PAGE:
One of the best perks of having friends and family all over the world — as so many of us do these days — is that you have an expanded worldview, and you always have places to stay when you travel. The downside is that any time there is a natural disaster of sorts — a major flood, landslide, tsunami, or earthquake — your stomach does somersaults with worry until you know that everyone is safe. Then there are the man-made disasters — or disasters waiting to happen — and this is why I have had a pit in my stomach over these last couple of weeks.

You would have to be living in a cave to be oblivious to the story of North Korean dictator Kim Jong Un and the war of words he has been unleashing upon the world, but particularly on his own brothers and sisters, fellow Koreans, who live in the southern part of the peninsula divided by the unhappy circumstance of ideology and a war that technically never ended.

As many of you may already know, I was born in Korea, immigrated to the United States at the age of four, and have had the opportunity to travel back several times, most recently last summer with Katie and Molly. My mother’s younger sister — my favorite aunt — lives just outside of Seoul with her husband, and they have two children and several grandchildren.

On my father’s side, also in Seoul, are his sister’s children and grandchildren. All over the country are many friends and colleagues — teachers in the central part of the country, writers and business people in the capital city, as well as all the rest of the warm and wonderful citizens of my homeland. They could all be directly in the bullseye of a dictator who commands his own people to call him Supreme Leader. Others would call him just plain wacko.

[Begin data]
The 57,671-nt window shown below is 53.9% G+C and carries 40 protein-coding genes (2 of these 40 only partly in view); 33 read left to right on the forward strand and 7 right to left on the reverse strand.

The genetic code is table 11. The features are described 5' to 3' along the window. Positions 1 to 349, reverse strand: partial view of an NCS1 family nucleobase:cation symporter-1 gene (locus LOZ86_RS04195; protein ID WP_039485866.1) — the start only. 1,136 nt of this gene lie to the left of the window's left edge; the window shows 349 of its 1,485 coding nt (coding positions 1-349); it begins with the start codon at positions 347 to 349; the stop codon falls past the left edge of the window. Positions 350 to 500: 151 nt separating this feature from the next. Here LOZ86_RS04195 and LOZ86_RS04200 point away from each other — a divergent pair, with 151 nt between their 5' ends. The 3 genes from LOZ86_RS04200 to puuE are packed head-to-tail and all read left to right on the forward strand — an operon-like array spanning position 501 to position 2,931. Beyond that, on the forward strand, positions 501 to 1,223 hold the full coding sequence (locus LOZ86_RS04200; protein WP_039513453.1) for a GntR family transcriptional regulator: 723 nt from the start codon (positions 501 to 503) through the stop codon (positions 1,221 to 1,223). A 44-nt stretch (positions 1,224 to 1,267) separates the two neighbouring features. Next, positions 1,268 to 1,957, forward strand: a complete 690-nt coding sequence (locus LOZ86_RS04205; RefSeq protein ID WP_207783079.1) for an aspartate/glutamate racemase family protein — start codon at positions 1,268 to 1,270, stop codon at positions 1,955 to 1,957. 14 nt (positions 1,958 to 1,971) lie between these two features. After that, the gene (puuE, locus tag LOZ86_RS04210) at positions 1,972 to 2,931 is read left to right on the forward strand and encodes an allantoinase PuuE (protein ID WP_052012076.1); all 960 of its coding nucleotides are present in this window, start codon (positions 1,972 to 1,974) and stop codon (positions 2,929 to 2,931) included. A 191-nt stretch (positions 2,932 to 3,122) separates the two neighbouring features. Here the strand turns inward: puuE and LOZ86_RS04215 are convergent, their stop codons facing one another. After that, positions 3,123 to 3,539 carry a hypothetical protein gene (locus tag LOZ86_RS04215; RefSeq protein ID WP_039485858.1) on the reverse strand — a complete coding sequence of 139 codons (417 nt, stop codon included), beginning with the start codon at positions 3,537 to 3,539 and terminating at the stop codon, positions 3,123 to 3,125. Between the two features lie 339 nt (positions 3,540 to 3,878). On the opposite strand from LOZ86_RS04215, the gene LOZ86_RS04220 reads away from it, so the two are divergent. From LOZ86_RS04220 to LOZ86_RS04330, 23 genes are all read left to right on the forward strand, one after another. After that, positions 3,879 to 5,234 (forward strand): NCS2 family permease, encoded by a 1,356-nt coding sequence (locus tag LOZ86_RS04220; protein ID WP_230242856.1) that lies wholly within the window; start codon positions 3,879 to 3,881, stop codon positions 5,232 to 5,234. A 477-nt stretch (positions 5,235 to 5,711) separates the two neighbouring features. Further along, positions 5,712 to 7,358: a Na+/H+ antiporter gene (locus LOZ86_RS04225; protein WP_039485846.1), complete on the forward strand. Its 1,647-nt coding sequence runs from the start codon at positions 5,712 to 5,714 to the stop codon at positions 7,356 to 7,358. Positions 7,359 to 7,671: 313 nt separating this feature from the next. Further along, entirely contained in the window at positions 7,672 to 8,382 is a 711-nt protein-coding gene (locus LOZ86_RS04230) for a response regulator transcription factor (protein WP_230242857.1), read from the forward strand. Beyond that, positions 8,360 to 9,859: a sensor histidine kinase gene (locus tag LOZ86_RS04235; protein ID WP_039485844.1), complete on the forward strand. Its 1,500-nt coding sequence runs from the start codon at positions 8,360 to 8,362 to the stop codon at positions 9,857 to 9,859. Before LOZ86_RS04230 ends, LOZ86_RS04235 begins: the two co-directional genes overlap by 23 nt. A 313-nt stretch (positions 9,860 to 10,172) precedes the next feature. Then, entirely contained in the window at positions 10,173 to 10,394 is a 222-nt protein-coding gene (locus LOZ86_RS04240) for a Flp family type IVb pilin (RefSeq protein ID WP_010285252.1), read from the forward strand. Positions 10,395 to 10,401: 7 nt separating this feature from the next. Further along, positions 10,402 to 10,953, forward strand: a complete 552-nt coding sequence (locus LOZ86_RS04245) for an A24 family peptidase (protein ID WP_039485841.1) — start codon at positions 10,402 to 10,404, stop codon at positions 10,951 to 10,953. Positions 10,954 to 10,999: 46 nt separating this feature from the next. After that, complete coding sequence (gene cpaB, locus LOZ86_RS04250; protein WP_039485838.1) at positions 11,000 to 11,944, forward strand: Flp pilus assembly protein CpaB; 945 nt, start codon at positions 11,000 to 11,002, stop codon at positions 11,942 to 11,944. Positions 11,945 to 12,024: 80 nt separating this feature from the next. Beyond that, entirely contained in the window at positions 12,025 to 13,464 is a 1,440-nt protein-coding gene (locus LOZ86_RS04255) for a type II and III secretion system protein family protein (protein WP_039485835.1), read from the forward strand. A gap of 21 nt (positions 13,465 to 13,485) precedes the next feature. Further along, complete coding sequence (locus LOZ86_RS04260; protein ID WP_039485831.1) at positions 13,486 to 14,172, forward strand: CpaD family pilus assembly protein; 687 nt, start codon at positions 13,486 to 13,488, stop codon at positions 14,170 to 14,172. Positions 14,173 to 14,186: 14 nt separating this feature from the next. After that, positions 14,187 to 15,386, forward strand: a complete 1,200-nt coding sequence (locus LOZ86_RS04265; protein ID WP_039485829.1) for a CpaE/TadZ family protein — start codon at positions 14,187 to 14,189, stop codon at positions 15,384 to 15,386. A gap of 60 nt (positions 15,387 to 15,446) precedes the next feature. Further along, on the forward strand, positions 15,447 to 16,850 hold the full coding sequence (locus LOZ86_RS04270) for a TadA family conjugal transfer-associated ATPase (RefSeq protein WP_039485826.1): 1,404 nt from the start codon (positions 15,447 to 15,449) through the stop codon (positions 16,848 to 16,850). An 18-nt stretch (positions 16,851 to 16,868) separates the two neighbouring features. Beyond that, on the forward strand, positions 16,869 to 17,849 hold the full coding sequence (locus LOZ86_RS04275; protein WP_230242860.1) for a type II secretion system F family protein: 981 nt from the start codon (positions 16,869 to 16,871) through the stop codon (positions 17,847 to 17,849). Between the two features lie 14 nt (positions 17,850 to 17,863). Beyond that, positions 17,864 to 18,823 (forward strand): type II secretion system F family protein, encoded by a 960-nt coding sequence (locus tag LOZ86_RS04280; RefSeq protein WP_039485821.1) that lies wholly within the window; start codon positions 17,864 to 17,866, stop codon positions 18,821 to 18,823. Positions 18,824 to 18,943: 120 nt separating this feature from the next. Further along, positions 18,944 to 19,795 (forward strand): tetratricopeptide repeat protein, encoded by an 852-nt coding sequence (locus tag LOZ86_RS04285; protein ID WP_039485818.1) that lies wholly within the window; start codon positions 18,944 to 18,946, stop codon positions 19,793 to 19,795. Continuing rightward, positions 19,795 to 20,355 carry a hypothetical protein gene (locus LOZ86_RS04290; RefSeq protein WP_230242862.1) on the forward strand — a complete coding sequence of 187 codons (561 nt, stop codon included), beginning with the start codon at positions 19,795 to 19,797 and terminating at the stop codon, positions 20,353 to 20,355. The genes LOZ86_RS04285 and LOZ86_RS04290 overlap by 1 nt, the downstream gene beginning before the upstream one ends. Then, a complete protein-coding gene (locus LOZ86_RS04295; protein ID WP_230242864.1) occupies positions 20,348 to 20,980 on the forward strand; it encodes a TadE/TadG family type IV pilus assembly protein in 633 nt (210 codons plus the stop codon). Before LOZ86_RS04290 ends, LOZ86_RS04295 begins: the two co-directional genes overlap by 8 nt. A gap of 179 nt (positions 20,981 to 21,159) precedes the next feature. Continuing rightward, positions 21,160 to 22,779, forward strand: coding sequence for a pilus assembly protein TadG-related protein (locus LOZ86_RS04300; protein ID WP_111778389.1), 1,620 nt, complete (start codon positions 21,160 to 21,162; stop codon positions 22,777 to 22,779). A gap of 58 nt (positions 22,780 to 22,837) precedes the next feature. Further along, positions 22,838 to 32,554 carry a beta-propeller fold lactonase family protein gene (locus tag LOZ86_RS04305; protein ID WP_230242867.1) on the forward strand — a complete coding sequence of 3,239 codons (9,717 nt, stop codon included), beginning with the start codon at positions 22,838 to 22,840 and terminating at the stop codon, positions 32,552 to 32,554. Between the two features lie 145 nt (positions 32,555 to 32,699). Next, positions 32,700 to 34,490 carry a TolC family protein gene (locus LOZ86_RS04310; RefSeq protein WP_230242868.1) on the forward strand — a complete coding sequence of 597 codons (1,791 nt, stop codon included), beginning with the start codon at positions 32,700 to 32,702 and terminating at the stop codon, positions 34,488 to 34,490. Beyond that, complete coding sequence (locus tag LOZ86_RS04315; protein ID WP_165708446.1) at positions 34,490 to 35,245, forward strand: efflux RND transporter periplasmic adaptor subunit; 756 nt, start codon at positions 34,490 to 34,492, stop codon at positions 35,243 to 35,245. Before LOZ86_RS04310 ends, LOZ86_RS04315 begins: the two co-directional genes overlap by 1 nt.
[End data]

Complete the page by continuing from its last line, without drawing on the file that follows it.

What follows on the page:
Not too far away — in terms of a missile strike capability — are my brother and his family in Singapore, close friends in Japan and China, a brother in Hawaii, and of course, Katie in California.

I also have a vast number of family in North Korea related to my father, who fled the country for the south after the Korean War. His older brother, apparently, had already committed himself to the Communist party by the time my father escaped, but he had to leave behind his mother and father and beloved older sister.

He never talked much about his family, but on the rare occasions that he told us about his sister, it broke my heart. My father would tell me how his sister gave him piggyback rides, cooked his favorite dishes, played tag, and laughed together with him. Their age difference was exactly the same as the one between Molly and Will. I know how much my two adore each other, and it saddens me to think about them being separated forever by an arbitrary line dividing a nation. But that’s exactly what happened with my dad and his sister. Most of his family, if they are still alive, have been living under three generations of ruthless dictators.

I was not alone in hoping that a new era of diplomacy with North Korea, even possible reunification in my father’s lifetime, would dawn when Kim’s father — iron-fisted Kim Jong Il — passed away in 2011. He had held the mantle of leadership since 1994, succeeding his father, Kim Il Sung, who founded the Democratic People’s Republic of Korea. Kim Jong Un, the grandson, had attended a Swiss boarding school, gaining exposure to a more liberal, western point of view. He even loves Disneyland, for goodness sake. He has an attractive young wife. Surely they would want to have children and raise them in a world safe from nuclear missile attacks. What a disappointment he has proven to be.

I have asked people who have recently returned from Korea about the atmosphere there. Are residents of Seoul nervous, living on edge because of a man who has made threats about having missiles and his willingness to use them? The irony is that most Korean residents actually are quite dismissive of Kim’s angry rhetoric and have been living as per usual. They believe Kim is the equivalent of the boy who cried wolf, a pompous bully who is all bark and no bite.

One Korean friend shrugged off the escalating tensions and the incessant media coverage, saying the news must be slow these days because all the press outlets are just eating it up, hungry to report the latest salvos coming out of Pyongyang because they have little else to feed the 24/7 news beast.

I will continue to hope that all of this is, indeed, just hype. This is not the first time that Kim has grandstanded and shook his fist, but what is truly frightening to me is his unpredictability and callow youth. He may feel he has more to prove to his own people to demonstrate that he is worthy of the responsibilities of leadership passed along to him by his father and grandfather. Insecurity in a world leader is like a ticking time bomb — you never know what will light the match that will set it off.